One of the truths about columnists that I have been unlearning for several years now is the myth of power.
I always believed that anyone with a column in a major newspaper would be inundated with invitations to mega-parties, power assignations and exotic offers to sell out. I imagined myself stiffing all of these offers with a stern little lecture about the sanctity and probity of the press.
So what happened?
I'm as far from the Orange County social swim as I ever was, there are no assignations in view and not a single corporation has made me an offer that would give me an opportunity to deliver my sanctity speech.
So you can imagine how exciting it was when into this vacuum galloped Orange County's only horse racing track: the Los Alamitos Racing Assn.
Last November, I wrote a column that began: "I gamble whenever possible. . . ." A few days later, I received a funny letter from a man named Dick Feinberg, who is publicity director for harness racing at Los Alamitos track. Feinberg wrote that the gambling statement "naturally attracted my attention, and I'm here to uncomplicate your life." Enclosed were two passes to the race track and a parking sticker.
I reasoned that my speech didn't apply here because if I went, I'd probably give them a chunk of my money through the mutual windows because I know nothing about harness racing. Even so, it took a couple of months before I decided to use the tickets.
My oldest daughter and I went to Los Alamitos on a recent Tuesday.
The parking sticker didn't mean much since parking was free -- at least on this night -- and so was admission to the grandstand for senior citizens. But my passes were for the clubhouse, where my daughter and I had a pleasant dinner in a warm, glass-enclosed area that offered a full view of the track. We even had a little TV set on our table to watch a close-up of the action we could see at a distance through the window.
I'd never watched harness racing before and wasn't sure what to expect. Turns out that instead of sitting on the backs of horses, the jockeys -- who are called drivers in harness racing -- ride in little buggies behind the horses and go careening around the track in these rigs at a rather remarkable speed. Everything else is the same as thoroughbred racing; the programs and form sheets are full of the same unintelligible numbers that the clever visitor can supposedly translate into winning bets.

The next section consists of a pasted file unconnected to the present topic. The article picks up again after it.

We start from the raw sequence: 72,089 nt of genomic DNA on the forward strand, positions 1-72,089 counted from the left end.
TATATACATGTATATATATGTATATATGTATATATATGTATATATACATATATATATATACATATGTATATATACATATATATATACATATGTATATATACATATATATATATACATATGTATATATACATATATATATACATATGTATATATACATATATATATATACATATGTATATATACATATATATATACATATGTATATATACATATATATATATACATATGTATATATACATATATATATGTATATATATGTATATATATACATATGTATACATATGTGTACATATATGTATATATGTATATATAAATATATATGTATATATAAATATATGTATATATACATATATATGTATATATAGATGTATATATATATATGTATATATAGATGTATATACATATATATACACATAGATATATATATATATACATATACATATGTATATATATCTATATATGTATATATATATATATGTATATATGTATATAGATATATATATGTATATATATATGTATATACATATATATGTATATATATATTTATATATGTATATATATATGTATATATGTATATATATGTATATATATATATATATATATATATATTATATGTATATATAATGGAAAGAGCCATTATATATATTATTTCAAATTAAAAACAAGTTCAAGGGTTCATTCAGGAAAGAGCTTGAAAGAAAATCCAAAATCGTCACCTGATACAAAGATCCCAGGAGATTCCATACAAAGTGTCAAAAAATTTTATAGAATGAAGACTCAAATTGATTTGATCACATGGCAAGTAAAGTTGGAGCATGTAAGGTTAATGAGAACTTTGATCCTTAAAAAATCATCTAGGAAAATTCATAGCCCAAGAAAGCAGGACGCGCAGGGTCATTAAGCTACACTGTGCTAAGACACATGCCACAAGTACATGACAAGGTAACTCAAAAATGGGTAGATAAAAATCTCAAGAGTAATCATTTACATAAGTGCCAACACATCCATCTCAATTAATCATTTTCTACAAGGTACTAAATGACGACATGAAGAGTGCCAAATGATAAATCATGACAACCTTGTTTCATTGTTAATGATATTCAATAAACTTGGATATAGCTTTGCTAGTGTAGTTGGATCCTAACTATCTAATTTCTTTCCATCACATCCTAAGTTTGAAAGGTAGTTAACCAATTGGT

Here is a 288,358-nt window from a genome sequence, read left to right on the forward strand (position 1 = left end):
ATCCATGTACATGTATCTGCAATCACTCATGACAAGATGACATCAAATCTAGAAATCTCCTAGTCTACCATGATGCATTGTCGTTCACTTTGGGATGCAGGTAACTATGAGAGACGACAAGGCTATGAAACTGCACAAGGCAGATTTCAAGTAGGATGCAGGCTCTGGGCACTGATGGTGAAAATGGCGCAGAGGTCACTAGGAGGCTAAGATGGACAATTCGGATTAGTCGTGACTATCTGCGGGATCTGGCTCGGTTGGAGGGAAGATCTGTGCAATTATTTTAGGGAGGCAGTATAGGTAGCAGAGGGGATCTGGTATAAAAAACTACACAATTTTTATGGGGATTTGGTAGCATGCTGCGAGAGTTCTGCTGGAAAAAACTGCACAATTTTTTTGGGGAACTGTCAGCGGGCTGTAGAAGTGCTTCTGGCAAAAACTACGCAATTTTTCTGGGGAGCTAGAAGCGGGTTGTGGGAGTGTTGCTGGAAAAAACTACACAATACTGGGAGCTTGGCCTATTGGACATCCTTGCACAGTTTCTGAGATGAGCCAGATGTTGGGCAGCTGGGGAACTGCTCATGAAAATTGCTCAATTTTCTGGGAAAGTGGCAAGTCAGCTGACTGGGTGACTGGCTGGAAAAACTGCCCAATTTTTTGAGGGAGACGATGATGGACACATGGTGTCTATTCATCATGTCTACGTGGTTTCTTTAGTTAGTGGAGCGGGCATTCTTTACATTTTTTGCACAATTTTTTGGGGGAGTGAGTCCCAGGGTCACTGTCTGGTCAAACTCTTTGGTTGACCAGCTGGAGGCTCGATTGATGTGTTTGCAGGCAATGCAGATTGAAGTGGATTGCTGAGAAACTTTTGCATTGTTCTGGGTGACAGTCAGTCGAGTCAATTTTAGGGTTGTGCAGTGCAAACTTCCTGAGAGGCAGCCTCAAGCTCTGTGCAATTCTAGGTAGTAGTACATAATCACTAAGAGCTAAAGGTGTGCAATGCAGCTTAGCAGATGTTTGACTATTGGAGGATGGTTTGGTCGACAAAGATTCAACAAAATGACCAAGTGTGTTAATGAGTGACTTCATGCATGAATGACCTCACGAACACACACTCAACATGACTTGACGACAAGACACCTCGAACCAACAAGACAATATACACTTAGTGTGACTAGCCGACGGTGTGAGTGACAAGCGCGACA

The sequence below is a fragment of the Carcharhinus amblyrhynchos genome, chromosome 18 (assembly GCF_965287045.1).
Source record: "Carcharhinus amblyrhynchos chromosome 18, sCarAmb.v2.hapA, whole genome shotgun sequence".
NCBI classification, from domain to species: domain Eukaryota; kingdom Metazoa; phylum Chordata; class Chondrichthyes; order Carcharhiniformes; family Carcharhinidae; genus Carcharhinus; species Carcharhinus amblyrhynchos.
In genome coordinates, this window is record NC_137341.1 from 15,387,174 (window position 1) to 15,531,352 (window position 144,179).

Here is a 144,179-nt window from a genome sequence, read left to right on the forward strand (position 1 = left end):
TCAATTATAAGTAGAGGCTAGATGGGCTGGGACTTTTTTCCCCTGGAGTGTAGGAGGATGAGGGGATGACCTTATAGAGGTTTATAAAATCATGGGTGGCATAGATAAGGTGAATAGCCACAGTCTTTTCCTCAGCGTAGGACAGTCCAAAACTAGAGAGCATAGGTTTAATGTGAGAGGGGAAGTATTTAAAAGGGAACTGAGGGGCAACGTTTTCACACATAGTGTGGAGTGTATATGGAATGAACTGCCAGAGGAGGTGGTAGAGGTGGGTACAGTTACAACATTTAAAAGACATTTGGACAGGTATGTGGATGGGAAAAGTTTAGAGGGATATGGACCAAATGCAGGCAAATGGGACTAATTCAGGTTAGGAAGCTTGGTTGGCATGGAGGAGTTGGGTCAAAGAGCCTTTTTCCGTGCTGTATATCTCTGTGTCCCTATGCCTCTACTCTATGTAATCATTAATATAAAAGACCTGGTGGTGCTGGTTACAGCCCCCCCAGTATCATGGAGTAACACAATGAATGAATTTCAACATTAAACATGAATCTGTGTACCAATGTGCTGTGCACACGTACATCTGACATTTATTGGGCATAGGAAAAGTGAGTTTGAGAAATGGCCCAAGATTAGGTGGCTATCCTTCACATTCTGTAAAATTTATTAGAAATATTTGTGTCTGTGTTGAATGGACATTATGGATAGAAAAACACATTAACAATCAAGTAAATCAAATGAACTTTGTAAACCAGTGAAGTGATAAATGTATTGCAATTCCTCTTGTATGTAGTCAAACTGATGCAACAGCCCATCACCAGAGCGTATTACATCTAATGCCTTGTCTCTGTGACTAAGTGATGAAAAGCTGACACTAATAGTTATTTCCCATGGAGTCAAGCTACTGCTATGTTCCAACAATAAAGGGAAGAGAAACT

I had phoned Feinberg--at his suggestion--to tell him we were coming and he dropped by our table. He's an elfin type who talks as funny as he writes. He gave us a short course in harness racing which got away from me rather quickly. I just kept remembering Prof. Harold Hill in "The Music Man" telling the townspeople they were in big "Trouble" when:
". . . Some outta-town Jasper tells about horse-race gamblin'.
"Not a wholesome trottin' race. No!
"But a race where they set down right on the horse!
"Like to see some stuck-up jockey-boy settin' on Dan Patch?
"Make your blood boil? Well I should say."
I got a sense of what the "trottin' " people are like when Feinberg introduced us to a man named Lloyd Arnold who was entertaining a party at the next table. Arnold is a tall, lanky, down-home sort of guy who last fall headed up a group that bought the floundering Los Alamitos track from Hollywood Park and is determined to turn it around.
For starters, the dining room has been spruced up considerably--a face lift planned for the whole plant--but the biggest difference, Arnold told me, is that he has brought in a retinue of experienced horses and drivers.
"We don't want non-professionals," he said. "We want our customers to be able to depend on our horses and drivers."
Arnold's own professional credentials are impressive.
He's a successful farmer and livestock owner from Iowa who took some of his horses to a racing meet in Chicago two decades ago and got hooked. He has bred two world champions, has twice been harness racing's Man of the Year and got into race track management in Sacramento in 1976. He had a previous three-year run at Los Alamitos (1979-82) and the track has been going downhill ever since. Now he comes back as an owner--the first time in 100 years in California that harness interests have owned their own track.
In addition to a total refurbishing of the racing plant, he has other plans too--office buildings, a new hotel, an upgraded golf course on the same site. When I suggested that the Los Alamitos track had been something of a dog and asked Arnold how he expected to turn it around, he smiled his down-home smile and said: "We know race track management. That's what we do."
I believed him. So the rest of the evening I tried to see how he was betting, not very successfully. He probably would have told me had I asked him, but it was more fun--if less financially rewarding--to try and sneak a look.
Actually, my daughter and I were doing rather well on our own until two of our horses ran into each other at the end of a triple on which we already had two winners. But a long shot came through for us in the last race, and we actually went home a little bit ahead, the first time that has happened to me at a race track for quite a while.
So I may try out my free parking pass again.
The harness racers will be around until late April, and I was just beginning to get the hang of handicapping those little buggies. Forget about all the numbers on the program. What you do is look for a horse's name that resembles the name of an old girlfriend or some event in your life that you remember warmly. Then bet the hell out of it.